In statistics, the **range** and **interquartile range** are two ways to measure the spread of values in a dataset.

The **range** measures the difference between the minimum value and the maximum value in a dataset.

The **interquartile range** measures the difference between the first quartile (25th percentile) and third quartile (75th percentile) in a dataset. This represents the spread of the middle 50% of values.

**Example: How to Calculate Range & Interquartile Range**

Suppose we have the following dataset:

**Dataset:** 1, 4, 8, 11, 13, 17, 19, 19, 20, 23, 24, 24, 25, 28, 29, 31, 32

We can use the following steps to calculate the **range**:

- Range = Maximum value – Minimum value
- Range = 32 – 1
- Range =
**31**

We can use the Interquartile Range Calculator to help us calculate the **interquartile range**:

- Interquartile Range = 3rd Quartile – 1st Quartile
- Interquartile Range = 26.5 – 12
- Interquartile Range =
**14.5**

The range tells us the spread of the entire dataset while the interquartile range tells us the spread of the middle half of the dataset.

**Range vs. Interquartile Range: Similarities & Differences**

The range and interquartile range share the following **similarity:**

- Both metrics measure the spread of values in a dataset.

However, the range and interquartile range have the following **difference:**

- The range tells us the difference between the largest and smallest value in the entire dataset.
- The interquartile range tells us the spread of the middle 50% of values in the dataset.

**Range vs. Interquartile Range: When to Use Each**

We should use the **range** when we’re interested in understanding the difference between the largest and smallest values in a dataset.

For example, suppose a professor administers an exam to 100 students. She can use the range to understand the difference between the highest score and the lowest score received by all of the students in the class.

Conversely, we should use the **interquartile range** when we’re interested in understanding the spread between the 75th percentile and 25th percentile of a dataset.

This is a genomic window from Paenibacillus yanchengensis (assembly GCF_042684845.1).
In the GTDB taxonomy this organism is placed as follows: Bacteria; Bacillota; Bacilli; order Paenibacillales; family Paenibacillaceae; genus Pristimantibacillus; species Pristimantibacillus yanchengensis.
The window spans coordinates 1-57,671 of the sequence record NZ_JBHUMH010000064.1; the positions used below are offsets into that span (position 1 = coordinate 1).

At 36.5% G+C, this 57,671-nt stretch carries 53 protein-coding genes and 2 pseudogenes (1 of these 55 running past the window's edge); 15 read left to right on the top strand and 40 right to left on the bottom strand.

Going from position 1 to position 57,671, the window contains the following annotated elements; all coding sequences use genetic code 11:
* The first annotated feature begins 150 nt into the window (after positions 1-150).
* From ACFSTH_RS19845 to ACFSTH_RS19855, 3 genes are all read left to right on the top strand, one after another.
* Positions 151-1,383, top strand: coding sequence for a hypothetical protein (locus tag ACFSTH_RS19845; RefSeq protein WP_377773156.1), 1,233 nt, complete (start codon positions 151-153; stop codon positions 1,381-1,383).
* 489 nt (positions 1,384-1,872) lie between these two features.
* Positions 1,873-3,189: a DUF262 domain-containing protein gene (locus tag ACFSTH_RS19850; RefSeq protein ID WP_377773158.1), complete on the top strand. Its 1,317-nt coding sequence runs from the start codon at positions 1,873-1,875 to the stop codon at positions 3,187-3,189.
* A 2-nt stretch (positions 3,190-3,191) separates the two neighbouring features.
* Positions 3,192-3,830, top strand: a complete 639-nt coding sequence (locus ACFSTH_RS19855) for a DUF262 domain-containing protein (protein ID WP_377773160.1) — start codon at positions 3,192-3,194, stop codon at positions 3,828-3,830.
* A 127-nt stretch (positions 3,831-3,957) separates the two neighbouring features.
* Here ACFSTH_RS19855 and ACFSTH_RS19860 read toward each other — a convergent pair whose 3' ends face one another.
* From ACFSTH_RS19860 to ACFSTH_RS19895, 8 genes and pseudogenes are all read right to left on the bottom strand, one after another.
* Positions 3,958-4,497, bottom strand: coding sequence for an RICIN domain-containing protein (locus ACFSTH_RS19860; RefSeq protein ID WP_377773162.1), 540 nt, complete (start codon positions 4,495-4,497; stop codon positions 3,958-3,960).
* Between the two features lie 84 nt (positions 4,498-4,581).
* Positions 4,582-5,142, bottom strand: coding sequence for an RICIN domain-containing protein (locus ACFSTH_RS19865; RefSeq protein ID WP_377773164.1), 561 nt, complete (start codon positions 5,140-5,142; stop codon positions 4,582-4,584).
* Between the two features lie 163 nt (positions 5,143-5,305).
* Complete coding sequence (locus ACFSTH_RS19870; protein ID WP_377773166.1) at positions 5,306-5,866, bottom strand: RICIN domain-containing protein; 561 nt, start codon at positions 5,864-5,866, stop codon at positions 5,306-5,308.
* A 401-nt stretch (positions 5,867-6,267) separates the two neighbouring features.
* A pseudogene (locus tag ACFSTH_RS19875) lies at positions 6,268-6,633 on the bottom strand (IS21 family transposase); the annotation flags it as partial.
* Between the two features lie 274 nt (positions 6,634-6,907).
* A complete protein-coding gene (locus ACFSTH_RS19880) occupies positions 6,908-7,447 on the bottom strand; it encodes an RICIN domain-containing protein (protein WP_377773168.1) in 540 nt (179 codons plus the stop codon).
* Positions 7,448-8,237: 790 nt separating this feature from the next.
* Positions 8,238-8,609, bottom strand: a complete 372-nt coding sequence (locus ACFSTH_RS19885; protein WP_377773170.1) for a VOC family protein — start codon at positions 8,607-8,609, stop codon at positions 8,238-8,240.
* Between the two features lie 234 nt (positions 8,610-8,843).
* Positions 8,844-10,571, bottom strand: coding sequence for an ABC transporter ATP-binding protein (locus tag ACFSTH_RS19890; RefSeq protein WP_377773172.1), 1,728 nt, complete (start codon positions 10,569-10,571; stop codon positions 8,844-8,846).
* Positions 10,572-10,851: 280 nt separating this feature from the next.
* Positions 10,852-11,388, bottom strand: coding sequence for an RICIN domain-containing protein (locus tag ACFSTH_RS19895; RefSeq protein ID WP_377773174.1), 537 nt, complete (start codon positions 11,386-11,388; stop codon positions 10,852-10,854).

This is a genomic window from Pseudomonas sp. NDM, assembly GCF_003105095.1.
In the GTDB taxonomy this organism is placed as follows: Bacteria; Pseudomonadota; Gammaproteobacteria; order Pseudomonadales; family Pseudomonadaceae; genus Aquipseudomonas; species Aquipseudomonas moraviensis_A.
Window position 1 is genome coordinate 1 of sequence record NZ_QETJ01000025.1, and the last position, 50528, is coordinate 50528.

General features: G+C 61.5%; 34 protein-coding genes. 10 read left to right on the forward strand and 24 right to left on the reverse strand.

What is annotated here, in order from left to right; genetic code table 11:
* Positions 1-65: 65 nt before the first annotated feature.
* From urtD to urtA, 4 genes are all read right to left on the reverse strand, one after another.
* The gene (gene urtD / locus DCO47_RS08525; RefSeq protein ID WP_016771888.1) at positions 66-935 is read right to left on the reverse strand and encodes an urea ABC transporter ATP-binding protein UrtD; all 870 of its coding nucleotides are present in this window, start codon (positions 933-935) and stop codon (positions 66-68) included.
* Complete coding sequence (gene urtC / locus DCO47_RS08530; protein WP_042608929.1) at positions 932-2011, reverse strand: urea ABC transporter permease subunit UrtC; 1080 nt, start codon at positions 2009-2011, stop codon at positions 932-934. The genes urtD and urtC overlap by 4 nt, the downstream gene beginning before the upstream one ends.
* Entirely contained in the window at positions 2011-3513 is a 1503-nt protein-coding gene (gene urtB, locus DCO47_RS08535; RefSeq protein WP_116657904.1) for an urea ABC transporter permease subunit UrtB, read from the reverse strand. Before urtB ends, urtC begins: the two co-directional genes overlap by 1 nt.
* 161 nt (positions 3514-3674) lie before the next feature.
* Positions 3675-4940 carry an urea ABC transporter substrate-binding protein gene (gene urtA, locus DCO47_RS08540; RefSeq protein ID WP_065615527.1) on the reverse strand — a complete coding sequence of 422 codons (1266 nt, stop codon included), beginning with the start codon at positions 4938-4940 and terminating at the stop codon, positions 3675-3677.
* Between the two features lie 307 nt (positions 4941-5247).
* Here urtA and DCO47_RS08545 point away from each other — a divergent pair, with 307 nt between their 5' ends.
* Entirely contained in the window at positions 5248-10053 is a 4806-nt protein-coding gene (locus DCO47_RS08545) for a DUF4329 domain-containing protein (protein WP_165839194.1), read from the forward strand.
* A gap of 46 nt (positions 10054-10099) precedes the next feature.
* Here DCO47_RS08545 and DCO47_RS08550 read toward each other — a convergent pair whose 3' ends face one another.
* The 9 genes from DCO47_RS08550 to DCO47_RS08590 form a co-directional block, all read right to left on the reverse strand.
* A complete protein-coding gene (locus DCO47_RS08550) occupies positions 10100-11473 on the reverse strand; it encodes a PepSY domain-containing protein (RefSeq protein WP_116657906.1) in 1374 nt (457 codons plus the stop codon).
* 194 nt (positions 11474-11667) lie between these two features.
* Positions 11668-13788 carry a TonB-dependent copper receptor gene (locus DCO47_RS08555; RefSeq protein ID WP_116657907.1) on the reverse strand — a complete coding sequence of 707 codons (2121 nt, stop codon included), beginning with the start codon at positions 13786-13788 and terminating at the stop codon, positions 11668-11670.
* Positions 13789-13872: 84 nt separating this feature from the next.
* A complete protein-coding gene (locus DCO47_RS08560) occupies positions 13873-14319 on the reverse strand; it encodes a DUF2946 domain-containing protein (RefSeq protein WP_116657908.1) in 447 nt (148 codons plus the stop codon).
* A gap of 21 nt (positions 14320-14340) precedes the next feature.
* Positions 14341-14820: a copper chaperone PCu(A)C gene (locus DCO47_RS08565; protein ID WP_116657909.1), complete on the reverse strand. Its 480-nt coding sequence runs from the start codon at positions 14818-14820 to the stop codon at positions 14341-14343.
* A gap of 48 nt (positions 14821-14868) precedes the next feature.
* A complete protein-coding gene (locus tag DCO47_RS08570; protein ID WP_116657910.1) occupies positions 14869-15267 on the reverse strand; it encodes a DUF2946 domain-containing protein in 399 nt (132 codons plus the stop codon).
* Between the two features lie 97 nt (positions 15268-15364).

For example, if a professor administers an exam to 100 students, she can use the interquartile range to quickly understand the difference in exam score between a student who scored at the 75th percentile of scores and a student who scored at the 25th percentile.

It’s worth noting that we don’t have to choose between using the range or the interquartile range to describe the spread of values in a dataset.

We can use both metrics since they provide us with completely different information.

**The Drawback of Using the Range**

The range suffers from one drawback: **It is influenced by outliers**.

To illustrate this, consider the following dataset:

**Dataset:** 1, 4, 8, 11, 13, 17, 19, 19, 20, 23, 24, 24, 25, 28, 29, 31, 32

The range of this dataset is 32 – 1 = **31**.

However, consider if the dataset had one extreme outlier:

**Dataset:** 1, 4, 8, 11, 13, 17, 19, 19, 20, 23, 24, 24, 25, 28, 29, 31, 32, **378**

The range of this dataset would now be 378 – 1 = **377**.

Notice how the range changes dramatically as a result of one outlier.

Before calculating the range of any dataset, it’s a good idea to first check if there are any outliers that could cause the range to be misleading.

**Additional Resources**

The following tutorials provide additional information about the interquartile range:

How to Interpret Interquartile Range

How to Find Outliers Using the Interquartile Range

How to Calculate the Interquartile Range in Excel